- 1 /yo͞oz/ [with object] Take, hold, or deploy (something) as a means of accomplishing a purpose or achieving a result; employ: she used her key to open the front door the poem uses simple languageMore example sentences
- Write a poem using key words in the story and read it out to others.
- This is achieved by using a layer of coloured glass in the inside and etching over the outer frosted surface.
- As an employer who uses the English language as a key tool, it is somewhat irritating to have to give basic lessons in English grammar to school leavers.
- 1.1Take or consume (an amount) from a limited supply of something: we have used all the available fundsMore example sentences
- With budgets tight, many in the force see this as the most efficient way of using limited resources.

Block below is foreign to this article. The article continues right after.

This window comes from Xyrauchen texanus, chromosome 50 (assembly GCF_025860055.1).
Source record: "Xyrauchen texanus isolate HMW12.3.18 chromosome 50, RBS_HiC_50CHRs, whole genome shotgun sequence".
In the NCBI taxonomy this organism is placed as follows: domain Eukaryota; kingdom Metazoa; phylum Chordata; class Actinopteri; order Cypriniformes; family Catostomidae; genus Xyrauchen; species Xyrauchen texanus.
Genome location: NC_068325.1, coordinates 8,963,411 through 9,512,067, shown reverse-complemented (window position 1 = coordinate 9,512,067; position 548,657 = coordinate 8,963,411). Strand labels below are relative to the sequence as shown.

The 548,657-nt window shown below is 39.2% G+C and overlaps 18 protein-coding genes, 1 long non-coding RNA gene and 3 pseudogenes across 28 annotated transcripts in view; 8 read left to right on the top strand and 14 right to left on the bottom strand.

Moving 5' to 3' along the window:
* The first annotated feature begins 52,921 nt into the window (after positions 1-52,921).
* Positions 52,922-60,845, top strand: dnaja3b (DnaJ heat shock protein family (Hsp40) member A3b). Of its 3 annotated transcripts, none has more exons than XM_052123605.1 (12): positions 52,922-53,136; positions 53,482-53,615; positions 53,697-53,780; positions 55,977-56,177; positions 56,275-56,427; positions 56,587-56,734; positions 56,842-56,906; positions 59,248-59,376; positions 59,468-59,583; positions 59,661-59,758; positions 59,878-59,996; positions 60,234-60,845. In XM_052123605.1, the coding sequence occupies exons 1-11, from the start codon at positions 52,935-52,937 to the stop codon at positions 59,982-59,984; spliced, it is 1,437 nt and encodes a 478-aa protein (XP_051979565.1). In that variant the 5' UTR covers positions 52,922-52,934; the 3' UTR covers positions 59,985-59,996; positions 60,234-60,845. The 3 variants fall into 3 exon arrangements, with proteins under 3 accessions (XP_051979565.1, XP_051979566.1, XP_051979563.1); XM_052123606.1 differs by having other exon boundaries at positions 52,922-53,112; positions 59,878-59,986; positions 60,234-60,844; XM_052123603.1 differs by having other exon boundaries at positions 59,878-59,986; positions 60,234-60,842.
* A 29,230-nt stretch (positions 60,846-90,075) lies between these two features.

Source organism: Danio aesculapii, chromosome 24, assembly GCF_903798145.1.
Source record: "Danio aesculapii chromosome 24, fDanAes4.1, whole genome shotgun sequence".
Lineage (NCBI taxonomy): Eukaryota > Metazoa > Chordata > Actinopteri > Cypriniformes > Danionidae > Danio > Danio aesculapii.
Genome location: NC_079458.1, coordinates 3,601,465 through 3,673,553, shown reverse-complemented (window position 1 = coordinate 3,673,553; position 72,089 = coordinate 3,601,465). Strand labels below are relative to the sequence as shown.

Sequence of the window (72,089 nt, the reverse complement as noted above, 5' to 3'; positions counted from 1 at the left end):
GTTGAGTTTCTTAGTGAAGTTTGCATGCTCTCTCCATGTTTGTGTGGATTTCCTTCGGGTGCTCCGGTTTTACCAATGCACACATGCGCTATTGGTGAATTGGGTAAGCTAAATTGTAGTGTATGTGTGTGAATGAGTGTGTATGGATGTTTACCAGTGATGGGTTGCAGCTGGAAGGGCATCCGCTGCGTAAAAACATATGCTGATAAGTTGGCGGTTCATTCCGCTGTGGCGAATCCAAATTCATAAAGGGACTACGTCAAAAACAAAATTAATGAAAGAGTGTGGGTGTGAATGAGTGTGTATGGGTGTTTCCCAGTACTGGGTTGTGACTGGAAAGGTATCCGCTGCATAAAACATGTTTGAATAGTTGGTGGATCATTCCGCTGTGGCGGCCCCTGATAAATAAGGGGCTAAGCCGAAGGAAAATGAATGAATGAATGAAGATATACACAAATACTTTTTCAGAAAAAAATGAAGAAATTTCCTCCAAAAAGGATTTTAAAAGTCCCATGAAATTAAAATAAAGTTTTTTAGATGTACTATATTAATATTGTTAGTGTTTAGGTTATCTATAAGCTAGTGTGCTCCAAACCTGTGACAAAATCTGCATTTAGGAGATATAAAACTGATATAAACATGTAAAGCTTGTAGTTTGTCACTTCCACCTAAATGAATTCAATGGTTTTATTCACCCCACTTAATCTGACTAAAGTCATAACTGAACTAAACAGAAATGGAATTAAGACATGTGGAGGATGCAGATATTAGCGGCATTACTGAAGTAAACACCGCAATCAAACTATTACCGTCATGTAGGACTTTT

- Second, think laterally about new ways of using limited resources.
- The team's research shows no other reported chip uses a lower amount of energy consumed per decoded information bit.
- 1.2Exploit (a person or situation) for one’s own advantage: I couldn’t help feeling that she was using meMore example sentences
- These artists are trying to shock us, exploit us, use us for their next pay cheque.
- The audience is made to feel sorry for her as she is used by these pathetic men.
- While she uses her own family, she sees their situation and her emotions as universal.
- 1.3Treat (someone) in a particular way: use your troops well and they will not let you downMore example sentences
- If you play this variation, you can sometimes use a joker profitably to lengthen one of your suits.
- 1.4Apply (a name or title) to oneself: she still used her maiden name professionallyMore example sentences
- Mr Cavanar said that at times Mr Deman had applied for a job under two names and sometimes used a pseudonym of Phil White.
- I applied for one using a Christian name, and was offered an interview.
- We also made it clear that we would not be mentioning the artists by name and we only used pseudonyms when dealing with the press.